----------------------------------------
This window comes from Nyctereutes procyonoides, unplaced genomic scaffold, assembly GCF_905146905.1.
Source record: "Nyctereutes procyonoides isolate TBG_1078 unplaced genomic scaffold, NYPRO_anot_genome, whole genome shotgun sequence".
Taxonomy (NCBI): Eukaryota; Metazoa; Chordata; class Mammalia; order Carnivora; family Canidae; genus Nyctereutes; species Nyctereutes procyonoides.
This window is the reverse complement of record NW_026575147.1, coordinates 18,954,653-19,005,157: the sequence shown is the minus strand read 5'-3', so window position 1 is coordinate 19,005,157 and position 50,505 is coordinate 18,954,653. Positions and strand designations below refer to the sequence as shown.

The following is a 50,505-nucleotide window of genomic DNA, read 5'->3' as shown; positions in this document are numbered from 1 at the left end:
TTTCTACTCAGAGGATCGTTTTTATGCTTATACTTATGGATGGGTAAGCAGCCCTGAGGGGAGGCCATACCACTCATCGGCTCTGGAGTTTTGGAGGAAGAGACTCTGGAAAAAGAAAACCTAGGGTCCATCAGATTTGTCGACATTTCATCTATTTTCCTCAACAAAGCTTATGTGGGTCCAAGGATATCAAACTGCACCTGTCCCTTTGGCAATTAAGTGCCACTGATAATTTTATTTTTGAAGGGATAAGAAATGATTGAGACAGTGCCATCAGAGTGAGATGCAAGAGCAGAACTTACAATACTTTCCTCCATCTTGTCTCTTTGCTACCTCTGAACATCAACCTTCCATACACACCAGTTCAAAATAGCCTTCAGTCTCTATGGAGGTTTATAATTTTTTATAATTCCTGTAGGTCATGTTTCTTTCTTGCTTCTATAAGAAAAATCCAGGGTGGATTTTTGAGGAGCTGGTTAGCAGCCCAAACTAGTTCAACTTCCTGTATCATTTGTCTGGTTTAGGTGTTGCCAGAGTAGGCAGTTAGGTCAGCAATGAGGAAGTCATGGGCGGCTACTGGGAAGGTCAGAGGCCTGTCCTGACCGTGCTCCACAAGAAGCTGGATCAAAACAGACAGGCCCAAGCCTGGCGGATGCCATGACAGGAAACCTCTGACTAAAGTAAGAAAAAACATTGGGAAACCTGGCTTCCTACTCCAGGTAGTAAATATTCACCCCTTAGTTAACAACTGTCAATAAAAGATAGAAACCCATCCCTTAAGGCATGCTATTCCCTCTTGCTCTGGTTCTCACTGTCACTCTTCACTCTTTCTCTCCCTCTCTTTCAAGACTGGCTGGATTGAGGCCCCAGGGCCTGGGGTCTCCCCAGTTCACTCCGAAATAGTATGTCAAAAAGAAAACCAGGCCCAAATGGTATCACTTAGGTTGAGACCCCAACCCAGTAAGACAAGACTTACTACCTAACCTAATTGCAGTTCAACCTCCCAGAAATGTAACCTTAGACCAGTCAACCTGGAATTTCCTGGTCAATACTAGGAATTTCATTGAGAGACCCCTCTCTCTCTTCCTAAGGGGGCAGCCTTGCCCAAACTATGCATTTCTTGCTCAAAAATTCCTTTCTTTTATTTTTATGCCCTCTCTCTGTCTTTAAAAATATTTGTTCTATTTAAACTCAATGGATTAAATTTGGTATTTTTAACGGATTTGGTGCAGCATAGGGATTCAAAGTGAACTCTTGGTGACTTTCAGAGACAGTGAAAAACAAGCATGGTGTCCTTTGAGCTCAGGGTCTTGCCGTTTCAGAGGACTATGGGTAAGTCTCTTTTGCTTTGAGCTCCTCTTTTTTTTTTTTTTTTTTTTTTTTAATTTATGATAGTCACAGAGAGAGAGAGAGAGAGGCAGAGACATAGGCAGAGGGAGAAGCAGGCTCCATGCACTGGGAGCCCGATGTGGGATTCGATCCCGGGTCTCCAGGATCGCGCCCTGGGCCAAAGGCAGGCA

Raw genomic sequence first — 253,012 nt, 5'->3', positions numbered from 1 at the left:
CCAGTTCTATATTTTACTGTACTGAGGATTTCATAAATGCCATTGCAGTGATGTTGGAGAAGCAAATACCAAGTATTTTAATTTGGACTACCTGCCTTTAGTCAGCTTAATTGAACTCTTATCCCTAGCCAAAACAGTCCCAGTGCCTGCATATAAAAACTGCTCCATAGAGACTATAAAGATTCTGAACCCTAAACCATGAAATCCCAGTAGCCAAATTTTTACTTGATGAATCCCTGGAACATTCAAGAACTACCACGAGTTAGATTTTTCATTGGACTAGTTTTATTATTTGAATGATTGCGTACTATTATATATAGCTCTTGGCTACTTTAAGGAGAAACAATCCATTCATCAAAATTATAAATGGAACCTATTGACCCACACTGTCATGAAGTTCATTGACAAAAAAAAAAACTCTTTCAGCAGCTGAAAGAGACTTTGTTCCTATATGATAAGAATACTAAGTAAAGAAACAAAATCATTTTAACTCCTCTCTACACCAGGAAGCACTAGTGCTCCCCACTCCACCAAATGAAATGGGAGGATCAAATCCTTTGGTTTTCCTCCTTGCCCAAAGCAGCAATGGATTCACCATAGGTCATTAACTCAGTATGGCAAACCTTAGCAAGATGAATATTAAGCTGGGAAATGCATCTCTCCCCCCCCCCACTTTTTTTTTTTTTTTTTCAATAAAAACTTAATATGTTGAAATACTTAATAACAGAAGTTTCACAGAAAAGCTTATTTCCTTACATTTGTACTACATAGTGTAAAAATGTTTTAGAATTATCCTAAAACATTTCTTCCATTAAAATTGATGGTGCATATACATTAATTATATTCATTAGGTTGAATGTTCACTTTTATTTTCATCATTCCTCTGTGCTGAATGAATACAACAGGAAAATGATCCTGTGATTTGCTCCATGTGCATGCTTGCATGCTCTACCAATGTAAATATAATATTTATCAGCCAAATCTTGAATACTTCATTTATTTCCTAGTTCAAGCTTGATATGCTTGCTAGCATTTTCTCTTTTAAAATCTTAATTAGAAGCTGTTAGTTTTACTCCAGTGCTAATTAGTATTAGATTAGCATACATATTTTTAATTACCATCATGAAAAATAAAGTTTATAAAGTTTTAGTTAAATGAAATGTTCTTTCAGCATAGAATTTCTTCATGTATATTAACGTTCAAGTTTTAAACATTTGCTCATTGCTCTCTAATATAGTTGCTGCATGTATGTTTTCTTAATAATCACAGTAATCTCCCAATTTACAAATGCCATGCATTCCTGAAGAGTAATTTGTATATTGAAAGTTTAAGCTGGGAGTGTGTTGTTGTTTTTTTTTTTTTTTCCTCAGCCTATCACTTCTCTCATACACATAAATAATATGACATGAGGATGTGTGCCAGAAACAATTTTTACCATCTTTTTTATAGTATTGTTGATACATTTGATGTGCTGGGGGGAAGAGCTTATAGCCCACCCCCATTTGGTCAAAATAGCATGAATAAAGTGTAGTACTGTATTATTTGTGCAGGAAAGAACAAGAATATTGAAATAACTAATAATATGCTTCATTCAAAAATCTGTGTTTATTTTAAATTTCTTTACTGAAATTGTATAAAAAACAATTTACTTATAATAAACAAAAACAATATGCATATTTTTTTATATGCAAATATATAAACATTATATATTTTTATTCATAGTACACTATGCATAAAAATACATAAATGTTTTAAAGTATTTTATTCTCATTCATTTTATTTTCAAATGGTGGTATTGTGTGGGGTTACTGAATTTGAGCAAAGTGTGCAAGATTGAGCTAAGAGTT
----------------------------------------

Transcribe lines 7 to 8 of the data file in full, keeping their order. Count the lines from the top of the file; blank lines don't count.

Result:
Raw genomic sequence first — 253,012 nt, 5'->3', positions numbered from 1 at the left:
CCAGTTCTATATTTTACTGTACTGAGGATTTCATAAATGCCATTGCAGTGATGTTGGAGAAGCAAATACCAAGTATTTTAATTTGGACTACCTGCCTTTAGTCAGCTTAATTGAACTCTTATCCCTAGCCAAAACAGTCCCAGTGCCTGCATATAAAAACTGCTCCATAGAGACTATAAAGATTCTGAACCCTAAACCATGAAATCCCAGTAGCCAAATTTTTACTTGATGAATCCCTGGAACATTCAAGAACTACCACGAGTTAGATTTTTCATTGGACTAGTTTTATTATTTGAATGATTGCGTACTATTATATATAGCTCTTGGCTACTTTAAGGAGAAACAATCCATTCATCAAAATTATAAATGGAACCTATTGACCCACACTGTCATGAAGTTCATTGACAAAAAAAAAAACTCTTTCAGCAGCTGAAAGAGACTTTGTTCCTATATGATAAGAATACTAAGTAAAGAAACAAAATCATTTTAACTCCTCTCTACACCAGGAAGCACTAGTGCTCCCCACTCCACCAAATGAAATGGGAGGATCAAATCCTTTGGTTTTCCTCCTTGCCCAAAGCAGCAATGGATTCACCATAGGTCATTAACTCAGTATGGCAAACCTTAGCAAGATGAATATTAAGCTGGGAAATGCATCTCTCCCCCCCCCCACTTTTTTTTTTTTTTTTTCAATAAAAACTTAATATGTTGAAATACTTAATAACAGAAGTTTCACAGAAAAGCTTATTTCCTTACATTTGTACTACATAGTGTAAAAATGTTTTAGAATTATCCTAAAACATTTCTTCCATTAAAATTGATGGTGCATATACATTAATTATATTCATTAGGTTGAATGTTCACTTTTATTTTCATCATTCCTCTGTGCTGAATGAATACAACAGGAAAATGATCCTGTGATTTGCTCCATGTGCATGCTTGCATGCTCTACCAATGTAAATATAATATTTATCAGCCAAATCTTGAATACTTCATTTATTTCCTAGTTCAAGCTTGATATGCTTGCTAGCATTTTCTCTTTTAAAATCTTAATTAGAAGCTGTTAGTTTTACTCCAGTGCTAATTAGTATTAGATTAGCATACATATTTTTAATTACCATCATGAAAAATAAAGTTTATAAAGTTTTAGTTAAATGAAATGTTCTTTCAGCATAGAATTTCTTCATGTATATTAACGTTCAAGTTTTAAACATTTGCTCATTGCTCTCTAATATAGTTGCTGCATGTATGTTTTCTTAATAATCACAGTAATCTCCCAATTTACAAATGCCATGCATTCCTGAAGAGTAATTTGTATATTGAAAGTTTAAGCTGGGAGTGTGTTGTTGTTTTTTTTTTTTTTTCCTCAGCCTATCACTTCTCTCATACACATAAATAATATGACATGAGGATGTGTGCCAGAAACAATTTTTACCATCTTTTTTATAGTATTGTTGATACATTTGATGTGCTGGGGGGAAGAGCTTATAGCCCACCCCCATTTGGTCAAAATAGCATGAATAAAGTGTAGTACTGTATTATTTGTGCAGGAAAGAACAAGAATATTGAAATAACTAATAATATGCTTCATTCAAAAATCTGTGTTTATTTTAAATTTCTTTACTGAAATTGTATAAAAAACAATTTACTTATAATAAACAAAAACAATATGCATATTTTTTTATATGCAAATATATAAACATTATATATTTTTATTCATAGTACACTATGCATAAAAATACATAAATGTTTTAAAGTATTTTATTCTCATTCATTTTATTTTCAAATGGTGGTATTGTGTGGGGTTACTGAATTTGAGCAAAGTGTGCAAGATTGAGCTAAGAGTT